Comments: As you can see, I went with a different pattern for slashing the dough, but when it opened, it had a mind of its own. I did not get a star-shaped pattern, but it’s ok. I definitely want to keep practicing.  The bread had excellent oven spring, and made all sorts of nice noises while cooling, something that never fails to make a baker happy.
.
The bread was out of the oven a little after 5:30pm on Saturday, and my original plan was to slice it next day. However, when Phil saw the bread he gave me two options: slice it right away and hand him a slice, or witness him going at it with his hands and teeth. I chose the first option, and contrary to all my principles, sliced the bread while it was still warm.  The crumb suffers a little, but truth be told, nothing beats the taste of bread fresh out of the oven!

crumb

This would be an ideal bread for those a bit afraid of all things yeast. No sourdough starter needed, pretty straightforward method, and wonderful results. Plus it all happens in a reasonably short time, as far as bread baking is concerned.

Karen, you outdid yourself with this one!
Thanks for another great recipe…

french-country-bread

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ONE YEAR AGO: The Siren’s Song of the Royal Icing

TWO YEARS AGO: Blog-worthy Roasted Butternut Squash

THREE YEARS AGO: Chocolate Currant Sourdough Loaf & Roasted Beet Hummus

FOUR YEARS AGO: Sesame and Flax Seed Sourdough

FIVE YEARS AGO: Spanakopita Meatballs

SIX YEARS AGO: Saturday Morning Scones

SEVEN YEARS AGO: Pain de Mie au Levain

DANISH RYE BREAD

Back in November we were in New York City and took stepson Dr.A and his beautiful partner to a special dinner at Aquavit. Funny story here. I admit to having a virtual crush on Marcus Samuelsson the chef behind it. So when Phil surprised me with the news of our upcoming dining adventure, I almost passed out. Would Mr. Samuelsson come to our table to say hello? Would I be able to survive that without making a complete fool of myself? Then, the shock. Marcus has left the restaurant many years ago. I must be living in a cave or something. Well, it’s quite clear that I don’t follow the restaurant scene that closely.  The current chef is Emma Bengtsson, a beautiful 33 year-old Swedish chef who is one of only three women to run a restaurant with 2 Michelin stars. Isn’t that super cool? No wonder our meal was memorable! Seriously, the food was spectacular. Absolutely top-notch, one of those evenings to be remembered forever. I include at the end of this post a little slide show. One item I fell in love at first bite was their Danish Rye bread. They brought it in a small basket, three types of bread, the Danish Rye definitely not a heavy contestant for its looks. With no high expectations,  I tried a bite. Then I saw Phil’s expression when he took a bite of his little roll. Our eyes locked, and a symphony started to play in our minds… It was moist, it was dense, but not heavy. It had this incredibly sweet/savory  complex taste, like nothing I ever had before. I  simply had to try and make it at home. Once we flew back, I started obsessively searching for recipes, even wrote the restaurant (no reply, unfortunately), and finally settled on a recipe by Planet Earth’s Baking Goddess Extraordinaire, Karen.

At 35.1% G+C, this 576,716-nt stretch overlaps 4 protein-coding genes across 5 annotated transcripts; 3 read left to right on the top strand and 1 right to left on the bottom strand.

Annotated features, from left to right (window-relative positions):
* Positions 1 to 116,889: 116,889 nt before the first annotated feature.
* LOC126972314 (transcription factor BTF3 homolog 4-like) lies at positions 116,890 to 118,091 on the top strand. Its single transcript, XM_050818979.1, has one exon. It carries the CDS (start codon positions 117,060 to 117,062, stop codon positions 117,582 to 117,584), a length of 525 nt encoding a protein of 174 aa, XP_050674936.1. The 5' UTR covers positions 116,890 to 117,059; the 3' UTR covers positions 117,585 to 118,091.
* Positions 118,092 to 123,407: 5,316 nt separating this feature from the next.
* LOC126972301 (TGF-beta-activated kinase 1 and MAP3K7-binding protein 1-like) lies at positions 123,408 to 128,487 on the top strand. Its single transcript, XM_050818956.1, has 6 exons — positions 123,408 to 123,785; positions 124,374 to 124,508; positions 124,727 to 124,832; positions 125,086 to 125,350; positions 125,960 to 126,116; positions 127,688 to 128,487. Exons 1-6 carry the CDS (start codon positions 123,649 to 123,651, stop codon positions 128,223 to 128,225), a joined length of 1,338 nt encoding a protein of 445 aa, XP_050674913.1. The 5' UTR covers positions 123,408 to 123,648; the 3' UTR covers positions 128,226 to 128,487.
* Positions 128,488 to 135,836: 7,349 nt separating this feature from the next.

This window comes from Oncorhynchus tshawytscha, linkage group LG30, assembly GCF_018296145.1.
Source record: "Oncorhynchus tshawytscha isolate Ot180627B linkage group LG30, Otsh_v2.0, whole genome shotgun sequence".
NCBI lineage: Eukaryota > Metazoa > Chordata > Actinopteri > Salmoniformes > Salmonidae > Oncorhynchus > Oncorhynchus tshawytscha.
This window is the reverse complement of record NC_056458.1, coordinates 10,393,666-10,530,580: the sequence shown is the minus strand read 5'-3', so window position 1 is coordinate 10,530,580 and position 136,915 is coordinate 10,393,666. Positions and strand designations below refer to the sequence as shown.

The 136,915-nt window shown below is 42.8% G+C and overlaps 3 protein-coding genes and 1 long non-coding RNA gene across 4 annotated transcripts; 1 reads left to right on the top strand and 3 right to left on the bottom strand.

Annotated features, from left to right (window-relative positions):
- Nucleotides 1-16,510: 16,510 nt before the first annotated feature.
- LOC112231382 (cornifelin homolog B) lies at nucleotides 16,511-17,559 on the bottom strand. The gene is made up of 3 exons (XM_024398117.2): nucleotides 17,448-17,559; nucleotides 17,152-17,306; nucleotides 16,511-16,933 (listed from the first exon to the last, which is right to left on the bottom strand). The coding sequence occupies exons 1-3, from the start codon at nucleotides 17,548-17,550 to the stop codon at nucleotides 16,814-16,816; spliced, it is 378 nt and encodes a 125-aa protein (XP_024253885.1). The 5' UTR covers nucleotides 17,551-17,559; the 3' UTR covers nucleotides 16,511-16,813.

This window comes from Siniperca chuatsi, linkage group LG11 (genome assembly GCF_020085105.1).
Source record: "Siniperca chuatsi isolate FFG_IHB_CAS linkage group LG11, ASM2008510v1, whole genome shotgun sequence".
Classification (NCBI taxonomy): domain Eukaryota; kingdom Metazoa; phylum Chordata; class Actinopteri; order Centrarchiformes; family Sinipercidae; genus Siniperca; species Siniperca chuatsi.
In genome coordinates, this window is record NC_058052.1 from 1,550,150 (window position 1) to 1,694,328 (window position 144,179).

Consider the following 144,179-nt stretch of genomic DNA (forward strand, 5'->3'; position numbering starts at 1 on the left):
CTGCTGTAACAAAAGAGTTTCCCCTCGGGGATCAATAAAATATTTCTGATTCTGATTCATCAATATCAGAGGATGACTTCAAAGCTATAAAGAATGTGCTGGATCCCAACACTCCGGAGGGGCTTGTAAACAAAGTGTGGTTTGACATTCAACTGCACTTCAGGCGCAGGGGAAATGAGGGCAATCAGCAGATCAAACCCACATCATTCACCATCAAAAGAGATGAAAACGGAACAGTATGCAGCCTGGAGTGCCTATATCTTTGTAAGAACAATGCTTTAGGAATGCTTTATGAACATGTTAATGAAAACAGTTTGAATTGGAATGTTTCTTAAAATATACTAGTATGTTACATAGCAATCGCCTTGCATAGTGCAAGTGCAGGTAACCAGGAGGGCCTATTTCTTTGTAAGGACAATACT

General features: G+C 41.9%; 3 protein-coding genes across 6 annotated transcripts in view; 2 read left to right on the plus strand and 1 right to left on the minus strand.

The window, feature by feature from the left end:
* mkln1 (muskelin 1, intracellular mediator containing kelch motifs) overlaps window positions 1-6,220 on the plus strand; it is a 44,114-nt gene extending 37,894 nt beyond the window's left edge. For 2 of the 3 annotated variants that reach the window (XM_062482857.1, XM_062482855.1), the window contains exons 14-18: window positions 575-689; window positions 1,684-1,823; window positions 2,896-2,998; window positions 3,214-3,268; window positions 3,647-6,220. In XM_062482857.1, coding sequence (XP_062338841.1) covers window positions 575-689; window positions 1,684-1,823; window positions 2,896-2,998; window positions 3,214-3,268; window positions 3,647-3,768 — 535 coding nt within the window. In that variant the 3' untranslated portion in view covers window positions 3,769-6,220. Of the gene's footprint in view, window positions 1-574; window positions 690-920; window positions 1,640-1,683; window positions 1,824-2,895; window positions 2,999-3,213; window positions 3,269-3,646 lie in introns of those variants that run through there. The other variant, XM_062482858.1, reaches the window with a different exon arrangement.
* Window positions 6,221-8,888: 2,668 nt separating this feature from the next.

cooling

RUGBRØD – DANISH RYE
(from Karen’s Kitchen Stories)

for the Rye Sour – (prepare 12 to 15 hours prior to the final dough)
300 g whole rye flour
245 g water
55 g sourdough starter at 100% hydration

Combine the ingredients in a medium bowl with a dough whisk or large spoon until you have a fully incorporated dough. Cover with plastic wrap and let sit for 12 to 15 hours.

for the Levain
103 g bread flour
103 g water
14 g sourdough starter

Combine the ingredients in a medium bowl and mix until smooth. Cover with plastic wrap and let ferment for 8 to 10 hours.

for the soaker
75 g rye chops 
150 g water

Mix the ingredients in a small bowl and cover with plastic wrap. Let sit overnight at room temperature.

for the Final Dough
130 g bread flour
200 g whole rye flour
180 g water
2.5 g instant yeast
16 g salt
All of the soaker
All of the rye sour
All of the levain
15 g black strap molasses
4.5 g whole fennel seeds, coarsely ground

In the bowl of a stand mixer, mix all of the ingredients with the dough hook on slow for about 4 minutes, then increase the speed to medium, and mix for an additional 3 to 4 minutes. The dough will be very sticky.

Heat the oven to 475 F.

Spray a 13 inch Pullman pan with spray oil, and sprinkle it with rye flour. Scrape the dough into the pan and smooth the top. Sprinkle the top with whole rye flour. Cover the dough with the lid of the pan, and let rise for 45 to 60 minutes, until the dough reaches about 1 inch below the top of the pan.

Bake the loaf at 475 F with the lid on for 15 minutes. Reduce the oven temperature to 400 F and continue baking for 15 more minutes with the lid on.

Remove the lid and reduce the oven temperature to 325 F. Bake for an additional 45 minutes, until the bread reaches about 205 F internally (check with an instant thermometer).